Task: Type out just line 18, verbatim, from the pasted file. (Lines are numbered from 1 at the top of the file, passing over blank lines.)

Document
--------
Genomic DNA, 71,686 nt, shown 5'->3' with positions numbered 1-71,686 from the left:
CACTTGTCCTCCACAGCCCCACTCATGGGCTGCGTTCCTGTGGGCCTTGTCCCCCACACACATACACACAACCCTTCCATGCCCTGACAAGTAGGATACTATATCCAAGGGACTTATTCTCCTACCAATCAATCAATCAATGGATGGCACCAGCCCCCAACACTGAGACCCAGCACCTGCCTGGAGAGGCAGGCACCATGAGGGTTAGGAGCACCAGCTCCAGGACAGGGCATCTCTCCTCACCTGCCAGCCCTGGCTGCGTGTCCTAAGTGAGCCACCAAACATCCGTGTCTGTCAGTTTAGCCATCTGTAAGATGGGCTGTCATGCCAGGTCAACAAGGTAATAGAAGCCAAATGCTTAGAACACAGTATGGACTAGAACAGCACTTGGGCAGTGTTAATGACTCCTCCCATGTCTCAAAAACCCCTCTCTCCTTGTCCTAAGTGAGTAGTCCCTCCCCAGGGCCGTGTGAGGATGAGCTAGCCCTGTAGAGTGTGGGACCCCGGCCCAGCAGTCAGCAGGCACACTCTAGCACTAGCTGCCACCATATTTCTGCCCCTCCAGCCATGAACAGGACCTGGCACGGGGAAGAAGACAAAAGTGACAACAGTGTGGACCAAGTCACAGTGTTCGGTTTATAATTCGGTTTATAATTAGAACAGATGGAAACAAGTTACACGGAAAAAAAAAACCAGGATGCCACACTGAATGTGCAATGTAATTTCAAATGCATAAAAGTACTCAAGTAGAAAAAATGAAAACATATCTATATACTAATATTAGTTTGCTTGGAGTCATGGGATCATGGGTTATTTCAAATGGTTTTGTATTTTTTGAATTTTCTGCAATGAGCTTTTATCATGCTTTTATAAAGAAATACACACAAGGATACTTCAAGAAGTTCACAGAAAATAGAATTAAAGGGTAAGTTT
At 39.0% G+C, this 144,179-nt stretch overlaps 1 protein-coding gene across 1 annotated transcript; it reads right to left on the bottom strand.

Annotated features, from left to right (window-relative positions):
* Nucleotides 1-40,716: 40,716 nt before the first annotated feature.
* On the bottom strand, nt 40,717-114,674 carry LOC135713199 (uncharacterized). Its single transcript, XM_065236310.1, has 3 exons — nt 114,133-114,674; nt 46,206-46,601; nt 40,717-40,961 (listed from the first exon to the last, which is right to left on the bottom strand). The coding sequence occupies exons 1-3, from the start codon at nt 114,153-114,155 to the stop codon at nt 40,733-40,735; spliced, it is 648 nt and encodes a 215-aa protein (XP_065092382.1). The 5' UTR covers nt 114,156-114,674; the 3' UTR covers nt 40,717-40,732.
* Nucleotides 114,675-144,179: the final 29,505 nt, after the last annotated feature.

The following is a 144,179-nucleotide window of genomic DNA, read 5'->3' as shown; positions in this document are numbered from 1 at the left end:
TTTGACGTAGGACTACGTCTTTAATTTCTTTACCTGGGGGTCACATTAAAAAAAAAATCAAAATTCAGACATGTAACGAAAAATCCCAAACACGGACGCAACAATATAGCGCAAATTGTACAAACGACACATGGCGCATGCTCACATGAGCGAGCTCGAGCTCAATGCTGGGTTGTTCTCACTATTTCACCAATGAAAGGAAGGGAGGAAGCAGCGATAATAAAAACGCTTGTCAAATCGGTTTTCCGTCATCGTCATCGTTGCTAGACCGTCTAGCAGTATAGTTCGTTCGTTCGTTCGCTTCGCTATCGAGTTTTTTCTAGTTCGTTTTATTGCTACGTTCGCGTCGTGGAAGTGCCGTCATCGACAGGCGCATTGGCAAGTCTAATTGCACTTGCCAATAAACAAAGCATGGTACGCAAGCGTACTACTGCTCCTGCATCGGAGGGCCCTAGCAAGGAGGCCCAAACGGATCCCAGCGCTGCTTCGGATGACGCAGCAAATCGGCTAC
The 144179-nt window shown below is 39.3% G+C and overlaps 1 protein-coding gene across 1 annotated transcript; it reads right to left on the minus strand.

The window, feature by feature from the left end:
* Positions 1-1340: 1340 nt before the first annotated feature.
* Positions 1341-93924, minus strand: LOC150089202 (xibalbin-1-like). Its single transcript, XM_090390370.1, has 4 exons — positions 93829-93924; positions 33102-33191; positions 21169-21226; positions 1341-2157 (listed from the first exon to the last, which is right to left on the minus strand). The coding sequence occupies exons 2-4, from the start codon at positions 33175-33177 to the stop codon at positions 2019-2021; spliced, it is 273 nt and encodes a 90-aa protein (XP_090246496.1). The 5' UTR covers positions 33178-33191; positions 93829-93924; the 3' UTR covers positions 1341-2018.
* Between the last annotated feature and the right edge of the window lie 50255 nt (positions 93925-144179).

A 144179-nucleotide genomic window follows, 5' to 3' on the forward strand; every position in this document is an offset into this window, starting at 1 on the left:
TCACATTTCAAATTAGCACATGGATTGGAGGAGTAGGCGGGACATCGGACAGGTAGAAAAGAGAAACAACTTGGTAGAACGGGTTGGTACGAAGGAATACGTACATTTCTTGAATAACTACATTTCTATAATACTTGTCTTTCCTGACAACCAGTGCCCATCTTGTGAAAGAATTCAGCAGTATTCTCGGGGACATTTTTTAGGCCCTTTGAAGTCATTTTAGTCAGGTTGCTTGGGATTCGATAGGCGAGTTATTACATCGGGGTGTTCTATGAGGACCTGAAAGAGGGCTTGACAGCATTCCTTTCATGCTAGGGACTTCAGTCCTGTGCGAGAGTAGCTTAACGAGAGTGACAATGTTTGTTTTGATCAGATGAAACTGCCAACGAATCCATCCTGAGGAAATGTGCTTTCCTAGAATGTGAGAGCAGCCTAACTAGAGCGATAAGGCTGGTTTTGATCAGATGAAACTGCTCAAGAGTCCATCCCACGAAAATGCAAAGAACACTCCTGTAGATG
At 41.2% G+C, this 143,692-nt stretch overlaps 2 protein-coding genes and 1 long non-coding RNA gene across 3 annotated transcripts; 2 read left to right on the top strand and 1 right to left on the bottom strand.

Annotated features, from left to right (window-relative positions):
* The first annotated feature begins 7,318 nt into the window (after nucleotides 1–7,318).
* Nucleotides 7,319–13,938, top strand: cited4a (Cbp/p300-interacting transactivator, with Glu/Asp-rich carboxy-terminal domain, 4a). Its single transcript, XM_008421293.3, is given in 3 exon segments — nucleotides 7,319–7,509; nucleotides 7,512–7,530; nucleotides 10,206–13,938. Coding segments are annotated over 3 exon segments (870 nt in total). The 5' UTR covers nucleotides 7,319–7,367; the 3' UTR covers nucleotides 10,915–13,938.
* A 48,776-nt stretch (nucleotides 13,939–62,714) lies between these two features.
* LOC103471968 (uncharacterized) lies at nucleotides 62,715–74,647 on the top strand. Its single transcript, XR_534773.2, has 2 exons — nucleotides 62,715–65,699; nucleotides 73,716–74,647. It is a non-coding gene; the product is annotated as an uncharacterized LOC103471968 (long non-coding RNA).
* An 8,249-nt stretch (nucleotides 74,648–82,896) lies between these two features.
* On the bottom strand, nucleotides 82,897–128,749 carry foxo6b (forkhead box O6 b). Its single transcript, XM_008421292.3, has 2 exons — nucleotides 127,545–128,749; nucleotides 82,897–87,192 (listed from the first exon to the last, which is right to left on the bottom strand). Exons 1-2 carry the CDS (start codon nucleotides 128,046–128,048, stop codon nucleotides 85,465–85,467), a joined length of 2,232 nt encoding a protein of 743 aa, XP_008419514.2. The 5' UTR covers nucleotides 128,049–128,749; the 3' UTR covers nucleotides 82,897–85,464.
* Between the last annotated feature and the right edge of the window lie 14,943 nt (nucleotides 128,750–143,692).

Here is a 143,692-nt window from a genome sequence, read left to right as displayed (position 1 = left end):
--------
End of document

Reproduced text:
Annotated features, from left to right (window-relative positions):